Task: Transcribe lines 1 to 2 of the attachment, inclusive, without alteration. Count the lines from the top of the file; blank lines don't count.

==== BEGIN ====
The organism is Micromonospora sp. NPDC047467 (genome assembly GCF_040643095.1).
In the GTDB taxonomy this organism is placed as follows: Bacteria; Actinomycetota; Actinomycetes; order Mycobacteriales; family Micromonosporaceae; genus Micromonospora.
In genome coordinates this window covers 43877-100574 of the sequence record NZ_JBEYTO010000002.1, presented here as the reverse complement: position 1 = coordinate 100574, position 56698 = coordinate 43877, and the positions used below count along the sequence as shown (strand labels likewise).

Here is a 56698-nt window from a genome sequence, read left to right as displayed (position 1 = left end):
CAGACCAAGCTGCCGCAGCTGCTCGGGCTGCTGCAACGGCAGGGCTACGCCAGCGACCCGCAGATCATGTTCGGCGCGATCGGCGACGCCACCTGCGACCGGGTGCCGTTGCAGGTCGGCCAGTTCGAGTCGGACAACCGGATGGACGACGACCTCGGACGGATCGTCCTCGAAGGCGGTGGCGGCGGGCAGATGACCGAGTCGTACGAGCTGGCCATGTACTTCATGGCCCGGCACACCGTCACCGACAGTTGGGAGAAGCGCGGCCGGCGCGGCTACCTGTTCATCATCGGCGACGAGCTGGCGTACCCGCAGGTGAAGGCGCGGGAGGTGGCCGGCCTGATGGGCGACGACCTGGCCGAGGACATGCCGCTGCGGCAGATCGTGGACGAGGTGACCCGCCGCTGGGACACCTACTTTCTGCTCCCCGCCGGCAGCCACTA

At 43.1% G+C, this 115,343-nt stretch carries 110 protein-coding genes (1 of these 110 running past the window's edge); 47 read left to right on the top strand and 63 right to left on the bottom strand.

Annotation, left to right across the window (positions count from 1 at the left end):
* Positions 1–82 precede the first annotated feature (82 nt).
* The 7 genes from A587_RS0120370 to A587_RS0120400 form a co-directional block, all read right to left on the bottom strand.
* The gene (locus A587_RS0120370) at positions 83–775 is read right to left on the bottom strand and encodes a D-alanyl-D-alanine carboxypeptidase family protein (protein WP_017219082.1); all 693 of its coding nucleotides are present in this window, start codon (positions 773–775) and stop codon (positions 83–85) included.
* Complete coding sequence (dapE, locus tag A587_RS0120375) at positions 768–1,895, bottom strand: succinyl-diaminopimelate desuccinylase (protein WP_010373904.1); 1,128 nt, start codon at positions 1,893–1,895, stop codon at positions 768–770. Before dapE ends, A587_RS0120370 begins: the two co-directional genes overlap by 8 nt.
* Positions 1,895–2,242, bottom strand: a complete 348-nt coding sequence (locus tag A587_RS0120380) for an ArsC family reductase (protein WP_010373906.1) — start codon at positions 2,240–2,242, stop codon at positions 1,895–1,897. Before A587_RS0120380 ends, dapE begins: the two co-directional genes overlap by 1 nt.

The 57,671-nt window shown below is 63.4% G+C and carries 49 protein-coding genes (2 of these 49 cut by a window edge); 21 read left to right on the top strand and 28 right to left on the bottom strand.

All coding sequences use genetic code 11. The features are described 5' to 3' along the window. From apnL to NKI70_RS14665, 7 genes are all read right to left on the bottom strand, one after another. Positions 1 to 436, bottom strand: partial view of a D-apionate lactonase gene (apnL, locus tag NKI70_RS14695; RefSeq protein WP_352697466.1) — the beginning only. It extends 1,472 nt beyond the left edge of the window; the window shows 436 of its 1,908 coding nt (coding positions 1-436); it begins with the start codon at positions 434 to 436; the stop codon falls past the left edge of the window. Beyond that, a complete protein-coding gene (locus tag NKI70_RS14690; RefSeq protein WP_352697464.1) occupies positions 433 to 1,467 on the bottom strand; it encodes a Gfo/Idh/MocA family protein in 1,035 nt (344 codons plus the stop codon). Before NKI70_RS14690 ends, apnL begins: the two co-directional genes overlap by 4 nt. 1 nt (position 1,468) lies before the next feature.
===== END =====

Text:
The organism is Micromonospora sp. NPDC047467 (genome assembly GCF_040643095.1).
In the GTDB taxonomy this organism is placed as follows: Bacteria; Actinomycetota; Actinomycetes; order Mycobacteriales; family Micromonosporaceae; genus Micromonospora.